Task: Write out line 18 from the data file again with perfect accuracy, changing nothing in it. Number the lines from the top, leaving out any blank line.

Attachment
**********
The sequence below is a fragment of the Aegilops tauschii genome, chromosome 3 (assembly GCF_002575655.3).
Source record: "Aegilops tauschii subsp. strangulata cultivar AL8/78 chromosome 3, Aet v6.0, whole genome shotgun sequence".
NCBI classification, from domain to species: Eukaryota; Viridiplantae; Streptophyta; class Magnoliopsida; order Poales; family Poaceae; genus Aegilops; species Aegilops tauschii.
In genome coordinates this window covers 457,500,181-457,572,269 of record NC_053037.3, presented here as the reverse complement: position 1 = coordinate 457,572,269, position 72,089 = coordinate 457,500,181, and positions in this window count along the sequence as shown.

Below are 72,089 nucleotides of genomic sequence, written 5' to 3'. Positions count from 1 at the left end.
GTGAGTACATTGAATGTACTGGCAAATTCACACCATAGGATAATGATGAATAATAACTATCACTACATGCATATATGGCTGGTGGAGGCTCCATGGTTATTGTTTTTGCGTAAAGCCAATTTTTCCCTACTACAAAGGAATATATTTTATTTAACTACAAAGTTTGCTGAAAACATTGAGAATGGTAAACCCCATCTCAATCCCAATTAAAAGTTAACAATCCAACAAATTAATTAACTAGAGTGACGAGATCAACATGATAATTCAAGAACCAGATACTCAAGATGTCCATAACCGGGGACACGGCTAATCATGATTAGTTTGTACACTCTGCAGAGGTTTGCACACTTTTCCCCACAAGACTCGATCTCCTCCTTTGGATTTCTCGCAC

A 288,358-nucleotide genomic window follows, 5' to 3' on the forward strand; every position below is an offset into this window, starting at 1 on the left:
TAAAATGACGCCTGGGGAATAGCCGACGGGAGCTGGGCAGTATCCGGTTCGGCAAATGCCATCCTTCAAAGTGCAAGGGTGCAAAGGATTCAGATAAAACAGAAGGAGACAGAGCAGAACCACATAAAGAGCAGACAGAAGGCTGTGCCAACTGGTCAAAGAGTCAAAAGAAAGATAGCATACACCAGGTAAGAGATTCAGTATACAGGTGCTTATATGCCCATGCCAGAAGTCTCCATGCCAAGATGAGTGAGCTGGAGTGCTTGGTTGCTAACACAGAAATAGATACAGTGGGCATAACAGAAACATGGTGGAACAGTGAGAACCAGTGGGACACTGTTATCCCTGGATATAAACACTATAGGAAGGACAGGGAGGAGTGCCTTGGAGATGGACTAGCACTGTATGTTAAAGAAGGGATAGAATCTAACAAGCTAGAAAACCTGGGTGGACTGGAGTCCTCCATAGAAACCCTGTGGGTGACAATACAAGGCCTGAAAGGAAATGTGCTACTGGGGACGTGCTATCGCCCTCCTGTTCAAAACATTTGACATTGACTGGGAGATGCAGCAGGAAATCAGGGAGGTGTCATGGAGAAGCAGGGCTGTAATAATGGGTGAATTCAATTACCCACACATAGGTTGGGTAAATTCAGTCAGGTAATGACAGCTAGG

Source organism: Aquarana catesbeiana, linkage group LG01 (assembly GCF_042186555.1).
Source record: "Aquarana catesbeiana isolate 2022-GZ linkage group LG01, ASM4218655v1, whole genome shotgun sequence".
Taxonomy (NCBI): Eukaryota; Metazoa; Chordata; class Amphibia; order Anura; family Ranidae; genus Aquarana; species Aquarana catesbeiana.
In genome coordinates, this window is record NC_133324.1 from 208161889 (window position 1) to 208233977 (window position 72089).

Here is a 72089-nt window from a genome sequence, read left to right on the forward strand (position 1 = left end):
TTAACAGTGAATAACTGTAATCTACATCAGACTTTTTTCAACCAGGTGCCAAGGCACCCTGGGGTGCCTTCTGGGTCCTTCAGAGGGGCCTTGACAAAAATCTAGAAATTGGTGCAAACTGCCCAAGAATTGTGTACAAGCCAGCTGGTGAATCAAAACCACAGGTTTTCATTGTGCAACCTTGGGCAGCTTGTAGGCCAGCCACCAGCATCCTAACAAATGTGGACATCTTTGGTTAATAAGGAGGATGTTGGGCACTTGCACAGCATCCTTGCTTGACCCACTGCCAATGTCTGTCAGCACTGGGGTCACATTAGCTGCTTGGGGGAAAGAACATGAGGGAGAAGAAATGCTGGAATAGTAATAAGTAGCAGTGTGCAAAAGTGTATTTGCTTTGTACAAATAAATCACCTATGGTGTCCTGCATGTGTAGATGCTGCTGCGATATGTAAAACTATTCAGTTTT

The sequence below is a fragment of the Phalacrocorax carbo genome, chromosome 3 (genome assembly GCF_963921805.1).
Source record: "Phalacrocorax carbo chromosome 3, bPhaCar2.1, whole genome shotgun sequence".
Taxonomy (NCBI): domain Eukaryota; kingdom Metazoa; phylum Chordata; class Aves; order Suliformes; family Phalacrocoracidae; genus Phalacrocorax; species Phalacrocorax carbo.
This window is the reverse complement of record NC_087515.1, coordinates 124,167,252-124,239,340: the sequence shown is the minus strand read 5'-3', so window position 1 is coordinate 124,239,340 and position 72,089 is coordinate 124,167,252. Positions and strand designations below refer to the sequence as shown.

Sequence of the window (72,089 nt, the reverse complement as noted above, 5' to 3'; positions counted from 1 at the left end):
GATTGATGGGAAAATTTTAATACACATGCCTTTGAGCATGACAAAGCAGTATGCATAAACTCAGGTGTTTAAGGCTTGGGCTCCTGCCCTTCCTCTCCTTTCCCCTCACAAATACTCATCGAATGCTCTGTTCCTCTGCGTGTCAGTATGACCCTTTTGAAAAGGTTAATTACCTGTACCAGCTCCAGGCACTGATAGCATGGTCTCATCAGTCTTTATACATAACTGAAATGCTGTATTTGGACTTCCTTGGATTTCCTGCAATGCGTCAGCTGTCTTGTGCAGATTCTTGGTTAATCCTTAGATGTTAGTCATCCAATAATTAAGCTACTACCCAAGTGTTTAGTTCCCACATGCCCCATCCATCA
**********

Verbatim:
This window is the reverse complement of record NC_087515.1, coordinates 124,167,252-124,239,340: the sequence shown is the minus strand read 5'-3', so window position 1 is coordinate 124,239,340 and position 72,089 is coordinate 124,167,252. Positions and strand designations below refer to the sequence as shown.